FDA avoided record number of drug shortages in 2021

Regulatory newsRegulatory news

Posted on June 22, 2022 | By Jeff Craven

FDA avoided record number of drug shortages in 2021

2803


The U.S. Food and Drug Administration (FDA) prevented 317 drug shortages in 2021, the highest number since the agency began tracking drug shortages in 2012, according to a recent report by the agency.

The agency’s Center for Drug Evaluation and Research (CDER) has been monitoring drug shortages for Food and Drug Administration Safety and Innovation Act (FDASIA) was passed in 2012, which requires the FDA to publish an annual report to Congress; The FDA’s Center for Biologics Evaluation and Research (CBER) has been tracking drug shortages with CDER since 2016. In its report for calendar year 2021, the FDA said that while a record number of new drug shortages were avoided, “shortages continue to be a real public health challenge.

“This is especially the case when the shortage involves a drug essential to treat cancer, to provide parenteral nutrition, or to treat another serious medical condition, such as a shortage of blood pressure medication,” the FDA wrote.

Although 41 new shortages occurred in 2021, the FDA said that number is much lower than the 251 new shortages seen in 2011 and continues the trend of a significant decrease in drug shortages since 2013.

The FDA said it has taken a number of steps to prevent shortages, including assessing the extent of the shortage and whether other manufacturers can fill the need, and expediting inspections and reviews of existing manufacturers. intending to restore production as well as for competitors seeking to begin manufacturing. shortage products.

The FDA also has the authority to establish communication channels with stakeholders, work with manufacturers to assess the root causes of drug shortages, be flexible with regulations regarding the supply of new medically necessary drugs, and to develop risk mitigation plans to allow the release of individual drug batches that have failed to meet quality assurance requirements. The agency also used the Defense Production Act (DPA) with the Assistant Secretary for Preparedness and Response (ASPR) to produce more COVID-19 vaccines and treatments during the pandemic. In total, the FDA said it exercised regulatory flexibility 104 times in 2021 on 59 products.

The agency also highlighted several unique challenges in preventing drug shortages due to ongoing supply chain disruptions or shortages due to the COVID-19 pandemic. A sudden demand for COVID-19 drugs has resulted in a shortage of drugs treating hospitalized or critically ill patients with COVID-19, and the FDA has asked manufacturers to investigate their entire supply chain to identify any potential problem, with an emphasis on early communication.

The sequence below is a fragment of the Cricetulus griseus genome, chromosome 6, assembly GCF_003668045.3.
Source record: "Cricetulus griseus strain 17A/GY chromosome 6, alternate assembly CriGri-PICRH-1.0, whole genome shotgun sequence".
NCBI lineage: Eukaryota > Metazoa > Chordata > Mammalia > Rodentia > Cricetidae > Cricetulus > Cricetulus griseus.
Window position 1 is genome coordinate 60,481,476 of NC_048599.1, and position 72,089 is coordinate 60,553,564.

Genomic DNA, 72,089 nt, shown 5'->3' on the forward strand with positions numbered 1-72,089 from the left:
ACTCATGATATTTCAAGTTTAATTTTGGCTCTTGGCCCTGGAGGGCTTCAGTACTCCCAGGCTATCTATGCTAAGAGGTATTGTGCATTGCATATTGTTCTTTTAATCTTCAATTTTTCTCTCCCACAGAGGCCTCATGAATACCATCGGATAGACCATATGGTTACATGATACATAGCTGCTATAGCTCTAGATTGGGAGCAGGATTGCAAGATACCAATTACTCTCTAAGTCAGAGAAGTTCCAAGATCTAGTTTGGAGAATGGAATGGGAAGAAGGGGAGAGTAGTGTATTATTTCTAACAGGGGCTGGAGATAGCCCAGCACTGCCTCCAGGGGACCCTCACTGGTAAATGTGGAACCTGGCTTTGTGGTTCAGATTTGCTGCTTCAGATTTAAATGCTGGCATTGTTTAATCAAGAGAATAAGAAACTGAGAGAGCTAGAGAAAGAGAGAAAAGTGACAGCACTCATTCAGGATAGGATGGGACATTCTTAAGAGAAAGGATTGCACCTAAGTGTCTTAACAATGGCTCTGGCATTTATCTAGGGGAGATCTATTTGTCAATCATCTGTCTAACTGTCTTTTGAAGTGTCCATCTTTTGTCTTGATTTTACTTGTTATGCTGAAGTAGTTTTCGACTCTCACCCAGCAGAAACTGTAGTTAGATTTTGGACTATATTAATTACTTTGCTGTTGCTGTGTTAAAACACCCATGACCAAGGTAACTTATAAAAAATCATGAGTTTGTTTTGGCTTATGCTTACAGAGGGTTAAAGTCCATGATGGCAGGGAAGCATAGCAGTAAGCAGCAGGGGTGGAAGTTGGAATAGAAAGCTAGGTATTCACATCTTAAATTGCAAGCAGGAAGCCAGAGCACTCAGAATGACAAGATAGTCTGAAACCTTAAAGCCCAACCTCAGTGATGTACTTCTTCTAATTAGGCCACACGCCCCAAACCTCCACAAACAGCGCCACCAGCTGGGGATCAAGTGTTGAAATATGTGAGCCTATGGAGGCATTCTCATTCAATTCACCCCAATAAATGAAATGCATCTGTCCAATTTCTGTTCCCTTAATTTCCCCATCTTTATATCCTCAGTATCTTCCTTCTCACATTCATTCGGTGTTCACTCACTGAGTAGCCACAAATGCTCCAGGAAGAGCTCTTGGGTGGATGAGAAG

“The FDA understands the significant impact this can have on patient care and is doing everything in its power to help prevent and mitigate these disruptions and shortages. As a result of Presidential, Congressional, and Agency actions, manufacturers are notifying the FDA earlier than in the past of certain manufacturing disruptions and interruptions that may lead to shortages,” the agency wrote. “These early notifications give the FDA more time to work with manufacturers and other stakeholders to identify ways to maintain treatment options and avoid a shortage.”

To anticipate shortages in 2021, the FDA said CDER expedited nearly 100 original abbreviated new drug applications (ANDAs) and supplements, assessed supplement manufacturing, and “exercised regulatory flexibility and discretion” to increase the drug supply in 15 cases. The FDA also approved 35 original ANDAs and 86 additional ANDAs for drug products used as COVID-19 treatments in hospitals in 2021.

“These approvals help ensure the adequate supply of these critical products during this time of increased demand and represent the dedicated efforts of review staff in many FDA offices,” the agency wrote.

Future issues the FDA plans to work on include addressing disruptions or issues in the drug supply chain and improving supply chain resilience. The Coronavirus Aid, Relief and Economic Security Act (CARES Act), enacted at the start of the COVID-19 pandemic, empowers the FDA to “identify, prevent, and mitigate potential drug shortages by, among other things, improving FDA visibility into drug supply chains “, and the FDA intends to use their authority to better understand these issues.

“Drug shortages remain a significant public health issue in the United States and a top priority for the FDA, especially during the COVID-19 pandemic. Although significant progress has been made to prevent many drug shortages, the FDA continues to work to ensure that patients in the United States have access to the drugs they need and continues to work for a stronger supply chain. “, concluded the agency.

Drug shortages for calendar year 2021

© 2022 Society of Regulatory Affairs Professionals.